The model was developed during the Mathews Bridge main
span deck replacement and truss strengthening project in 2006.
Many of the same team members from the previous project
Side view of damage prior to repairs on the Mathews Bridge in Jacksonville, Fla. Photo courtesy of RS&H.
July-August 201420 TransportationBuilder
were brought in for the repair project, including Hardesty and
The solution for the temporary repair involved pulling the
lower chord back into place. This was accomplished by
attaching fortresses at anchor points on either side of the chord
gap and restoring the truss with the missing tension force of
the absent chord. Jacks were used to tension four post-
tensioning bars to pull the chord back into place. Permanent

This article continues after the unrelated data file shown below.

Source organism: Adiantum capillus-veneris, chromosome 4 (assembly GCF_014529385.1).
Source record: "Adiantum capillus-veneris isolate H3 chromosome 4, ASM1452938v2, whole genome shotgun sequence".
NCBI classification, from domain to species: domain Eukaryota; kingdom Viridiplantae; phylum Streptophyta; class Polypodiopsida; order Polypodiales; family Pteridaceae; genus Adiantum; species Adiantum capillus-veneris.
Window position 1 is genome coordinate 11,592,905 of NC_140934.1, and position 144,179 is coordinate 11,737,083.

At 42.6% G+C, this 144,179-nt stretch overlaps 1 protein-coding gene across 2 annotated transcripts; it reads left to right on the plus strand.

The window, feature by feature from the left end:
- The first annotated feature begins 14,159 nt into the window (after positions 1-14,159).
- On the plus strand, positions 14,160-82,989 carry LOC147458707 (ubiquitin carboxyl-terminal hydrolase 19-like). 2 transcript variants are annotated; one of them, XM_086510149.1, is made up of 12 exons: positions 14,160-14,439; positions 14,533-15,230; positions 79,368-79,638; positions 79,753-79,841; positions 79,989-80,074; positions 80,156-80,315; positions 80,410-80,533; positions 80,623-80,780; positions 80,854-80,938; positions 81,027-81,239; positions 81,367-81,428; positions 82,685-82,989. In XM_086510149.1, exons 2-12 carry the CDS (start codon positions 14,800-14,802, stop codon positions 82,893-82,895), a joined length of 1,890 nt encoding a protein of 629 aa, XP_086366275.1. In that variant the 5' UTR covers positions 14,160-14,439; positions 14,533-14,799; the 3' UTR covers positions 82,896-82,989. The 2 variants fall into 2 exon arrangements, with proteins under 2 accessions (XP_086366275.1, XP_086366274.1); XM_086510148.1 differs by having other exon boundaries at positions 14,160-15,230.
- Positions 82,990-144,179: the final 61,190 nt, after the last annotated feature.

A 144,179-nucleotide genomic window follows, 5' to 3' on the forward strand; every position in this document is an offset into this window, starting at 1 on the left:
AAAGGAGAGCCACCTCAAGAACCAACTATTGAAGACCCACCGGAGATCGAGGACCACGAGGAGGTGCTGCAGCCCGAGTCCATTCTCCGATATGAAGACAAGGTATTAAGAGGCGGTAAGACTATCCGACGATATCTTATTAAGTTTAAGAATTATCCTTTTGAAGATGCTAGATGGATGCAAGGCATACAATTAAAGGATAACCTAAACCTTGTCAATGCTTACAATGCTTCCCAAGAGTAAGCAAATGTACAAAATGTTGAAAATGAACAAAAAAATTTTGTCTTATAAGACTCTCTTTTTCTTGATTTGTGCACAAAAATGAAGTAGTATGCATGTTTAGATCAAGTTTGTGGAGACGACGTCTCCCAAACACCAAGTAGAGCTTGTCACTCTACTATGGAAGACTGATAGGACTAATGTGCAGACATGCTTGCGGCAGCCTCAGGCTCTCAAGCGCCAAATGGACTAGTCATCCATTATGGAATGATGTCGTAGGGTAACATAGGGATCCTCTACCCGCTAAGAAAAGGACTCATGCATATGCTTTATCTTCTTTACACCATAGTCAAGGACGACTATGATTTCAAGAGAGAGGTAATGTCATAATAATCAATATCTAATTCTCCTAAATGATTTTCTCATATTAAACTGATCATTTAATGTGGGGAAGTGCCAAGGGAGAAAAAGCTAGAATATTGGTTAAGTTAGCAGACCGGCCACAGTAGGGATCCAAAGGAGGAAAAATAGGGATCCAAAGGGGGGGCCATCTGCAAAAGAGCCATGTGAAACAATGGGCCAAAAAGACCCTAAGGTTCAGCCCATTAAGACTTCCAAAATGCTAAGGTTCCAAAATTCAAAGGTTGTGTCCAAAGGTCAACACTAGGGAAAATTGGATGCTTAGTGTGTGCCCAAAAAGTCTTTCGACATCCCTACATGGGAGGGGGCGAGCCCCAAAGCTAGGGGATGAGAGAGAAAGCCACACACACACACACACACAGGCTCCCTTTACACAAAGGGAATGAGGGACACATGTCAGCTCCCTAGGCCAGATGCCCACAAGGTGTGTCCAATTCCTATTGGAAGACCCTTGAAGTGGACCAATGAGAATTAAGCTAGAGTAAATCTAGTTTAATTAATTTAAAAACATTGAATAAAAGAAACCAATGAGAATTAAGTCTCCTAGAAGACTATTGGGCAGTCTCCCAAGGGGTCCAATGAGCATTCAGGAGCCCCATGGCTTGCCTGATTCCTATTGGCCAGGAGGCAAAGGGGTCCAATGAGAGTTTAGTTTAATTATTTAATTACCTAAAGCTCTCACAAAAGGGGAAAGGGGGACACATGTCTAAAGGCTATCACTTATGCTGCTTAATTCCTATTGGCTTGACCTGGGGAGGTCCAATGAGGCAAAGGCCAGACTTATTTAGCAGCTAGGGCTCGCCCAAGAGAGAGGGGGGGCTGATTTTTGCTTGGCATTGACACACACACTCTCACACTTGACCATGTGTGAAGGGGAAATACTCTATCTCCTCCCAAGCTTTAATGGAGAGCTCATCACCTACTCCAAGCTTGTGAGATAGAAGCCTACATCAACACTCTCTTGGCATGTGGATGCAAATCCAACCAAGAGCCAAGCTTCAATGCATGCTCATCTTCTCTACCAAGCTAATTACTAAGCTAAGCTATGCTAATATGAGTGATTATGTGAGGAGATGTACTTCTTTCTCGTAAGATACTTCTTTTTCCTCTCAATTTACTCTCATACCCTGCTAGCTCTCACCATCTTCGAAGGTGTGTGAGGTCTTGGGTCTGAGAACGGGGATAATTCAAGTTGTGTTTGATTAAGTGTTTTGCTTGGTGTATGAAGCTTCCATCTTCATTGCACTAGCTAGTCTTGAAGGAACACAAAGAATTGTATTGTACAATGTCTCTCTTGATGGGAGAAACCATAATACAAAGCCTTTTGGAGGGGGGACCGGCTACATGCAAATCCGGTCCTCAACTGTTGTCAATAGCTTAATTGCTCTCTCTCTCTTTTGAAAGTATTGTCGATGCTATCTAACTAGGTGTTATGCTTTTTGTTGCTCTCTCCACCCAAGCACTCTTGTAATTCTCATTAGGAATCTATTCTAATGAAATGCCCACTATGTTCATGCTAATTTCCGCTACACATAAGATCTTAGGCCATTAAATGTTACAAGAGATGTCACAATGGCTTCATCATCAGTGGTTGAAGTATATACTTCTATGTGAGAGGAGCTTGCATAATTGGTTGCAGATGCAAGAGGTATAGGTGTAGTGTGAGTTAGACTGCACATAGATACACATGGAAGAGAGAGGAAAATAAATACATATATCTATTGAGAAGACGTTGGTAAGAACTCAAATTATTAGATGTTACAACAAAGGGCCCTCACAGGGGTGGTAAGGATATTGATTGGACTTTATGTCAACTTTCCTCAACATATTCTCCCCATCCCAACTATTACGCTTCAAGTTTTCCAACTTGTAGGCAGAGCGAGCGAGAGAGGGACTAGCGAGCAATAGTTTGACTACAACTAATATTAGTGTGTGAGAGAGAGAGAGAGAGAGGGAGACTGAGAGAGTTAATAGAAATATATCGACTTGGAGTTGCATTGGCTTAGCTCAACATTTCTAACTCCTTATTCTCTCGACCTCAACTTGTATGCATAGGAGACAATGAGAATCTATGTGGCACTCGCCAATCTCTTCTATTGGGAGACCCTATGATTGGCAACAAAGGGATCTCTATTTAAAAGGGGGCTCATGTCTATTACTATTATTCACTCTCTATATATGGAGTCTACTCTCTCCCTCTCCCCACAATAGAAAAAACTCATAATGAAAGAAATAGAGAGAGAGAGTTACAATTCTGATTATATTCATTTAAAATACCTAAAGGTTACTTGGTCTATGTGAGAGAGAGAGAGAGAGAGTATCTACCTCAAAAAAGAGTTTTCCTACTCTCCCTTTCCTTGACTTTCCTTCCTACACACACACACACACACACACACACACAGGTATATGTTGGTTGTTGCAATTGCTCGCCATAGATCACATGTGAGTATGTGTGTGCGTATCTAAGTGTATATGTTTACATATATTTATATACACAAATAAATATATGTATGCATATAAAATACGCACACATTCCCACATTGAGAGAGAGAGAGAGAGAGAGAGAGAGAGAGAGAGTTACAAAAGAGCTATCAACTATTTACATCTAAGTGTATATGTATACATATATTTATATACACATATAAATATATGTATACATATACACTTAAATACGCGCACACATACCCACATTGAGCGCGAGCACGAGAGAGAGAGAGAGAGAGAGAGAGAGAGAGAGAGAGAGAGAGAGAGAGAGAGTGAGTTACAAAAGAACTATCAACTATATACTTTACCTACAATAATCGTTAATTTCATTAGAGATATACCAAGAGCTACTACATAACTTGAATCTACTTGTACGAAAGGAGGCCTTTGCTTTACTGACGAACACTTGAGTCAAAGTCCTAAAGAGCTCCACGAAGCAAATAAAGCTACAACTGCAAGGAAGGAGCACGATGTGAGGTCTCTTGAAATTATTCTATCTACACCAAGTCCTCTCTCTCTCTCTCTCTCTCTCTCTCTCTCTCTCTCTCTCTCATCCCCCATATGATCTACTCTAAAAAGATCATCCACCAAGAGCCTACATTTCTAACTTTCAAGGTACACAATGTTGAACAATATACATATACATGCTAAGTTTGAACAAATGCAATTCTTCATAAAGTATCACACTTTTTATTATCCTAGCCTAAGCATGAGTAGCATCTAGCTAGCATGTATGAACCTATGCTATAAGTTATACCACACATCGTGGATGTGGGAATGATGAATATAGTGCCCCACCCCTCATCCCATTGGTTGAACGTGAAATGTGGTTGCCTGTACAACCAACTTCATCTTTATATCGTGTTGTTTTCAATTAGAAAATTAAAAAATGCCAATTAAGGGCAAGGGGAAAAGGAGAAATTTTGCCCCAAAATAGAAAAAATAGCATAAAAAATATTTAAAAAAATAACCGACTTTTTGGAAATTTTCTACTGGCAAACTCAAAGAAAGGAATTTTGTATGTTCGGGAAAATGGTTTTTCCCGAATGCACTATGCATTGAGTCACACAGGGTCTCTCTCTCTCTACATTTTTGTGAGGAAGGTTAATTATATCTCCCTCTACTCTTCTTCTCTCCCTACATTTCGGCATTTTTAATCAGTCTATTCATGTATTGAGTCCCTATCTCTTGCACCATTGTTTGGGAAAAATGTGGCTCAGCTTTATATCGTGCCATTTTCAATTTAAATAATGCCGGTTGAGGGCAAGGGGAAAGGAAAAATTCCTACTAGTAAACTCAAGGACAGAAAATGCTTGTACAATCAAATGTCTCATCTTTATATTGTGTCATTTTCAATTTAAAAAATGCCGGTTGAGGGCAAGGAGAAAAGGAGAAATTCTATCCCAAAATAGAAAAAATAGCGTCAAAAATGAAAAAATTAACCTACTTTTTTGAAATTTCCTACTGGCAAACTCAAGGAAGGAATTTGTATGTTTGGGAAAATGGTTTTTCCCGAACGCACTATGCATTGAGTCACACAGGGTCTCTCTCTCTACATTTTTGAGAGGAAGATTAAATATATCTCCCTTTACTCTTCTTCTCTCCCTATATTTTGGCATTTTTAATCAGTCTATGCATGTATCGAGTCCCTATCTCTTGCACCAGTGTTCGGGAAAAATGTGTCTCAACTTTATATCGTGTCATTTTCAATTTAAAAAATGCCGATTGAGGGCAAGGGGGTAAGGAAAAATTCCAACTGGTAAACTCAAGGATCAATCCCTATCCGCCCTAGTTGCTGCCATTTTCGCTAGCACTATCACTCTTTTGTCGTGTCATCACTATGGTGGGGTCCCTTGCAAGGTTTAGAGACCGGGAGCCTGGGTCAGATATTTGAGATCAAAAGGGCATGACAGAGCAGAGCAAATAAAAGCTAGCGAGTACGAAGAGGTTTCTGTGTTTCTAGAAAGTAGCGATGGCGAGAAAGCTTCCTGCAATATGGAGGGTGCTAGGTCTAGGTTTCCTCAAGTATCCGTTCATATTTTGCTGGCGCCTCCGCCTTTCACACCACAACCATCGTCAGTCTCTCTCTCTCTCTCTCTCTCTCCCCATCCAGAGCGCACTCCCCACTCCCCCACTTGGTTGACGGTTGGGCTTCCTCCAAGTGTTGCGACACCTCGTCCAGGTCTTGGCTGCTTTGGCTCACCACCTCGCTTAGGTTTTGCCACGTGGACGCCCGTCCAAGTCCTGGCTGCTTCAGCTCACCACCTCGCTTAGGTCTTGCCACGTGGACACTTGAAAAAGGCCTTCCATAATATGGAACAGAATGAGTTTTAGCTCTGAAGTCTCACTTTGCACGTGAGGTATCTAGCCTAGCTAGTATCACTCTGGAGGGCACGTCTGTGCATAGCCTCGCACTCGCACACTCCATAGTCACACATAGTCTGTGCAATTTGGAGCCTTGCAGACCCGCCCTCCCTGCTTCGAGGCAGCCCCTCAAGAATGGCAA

repairs could then begin, since the load carrying capacity of the
truss was restored.
FDOT actively informed the public about the project as the
crisis unfolded and coordinated with local officials, police, and
the U.S. Coast Guard. In order to reduce closure time, the
contract included an incentive to award or penalize the
contractor $50,000 a day for finishing early or late. To
minimize disruption, construction projects on the major
detour routes to downtown were halted or closed, and lanes
were opened to provide additional capacity during rush hour.
In coordination with the U.S. Coast Guard, marine vessels were
also allowed to travel beneath the bridge once the initial
assessment determined that the structure would not collapse
due to self-weight alone.
During repairs, one key safety innovation was the use of an
above-deck strongback system with saddles to provide
additional safety and redundancy for loads from the truss.
Steel components for temporary and permanent repairs were
fabricated in the Tampa Bay area by Florida Structural Steel,
and the Florida Highway Patrol escorted permitted oversized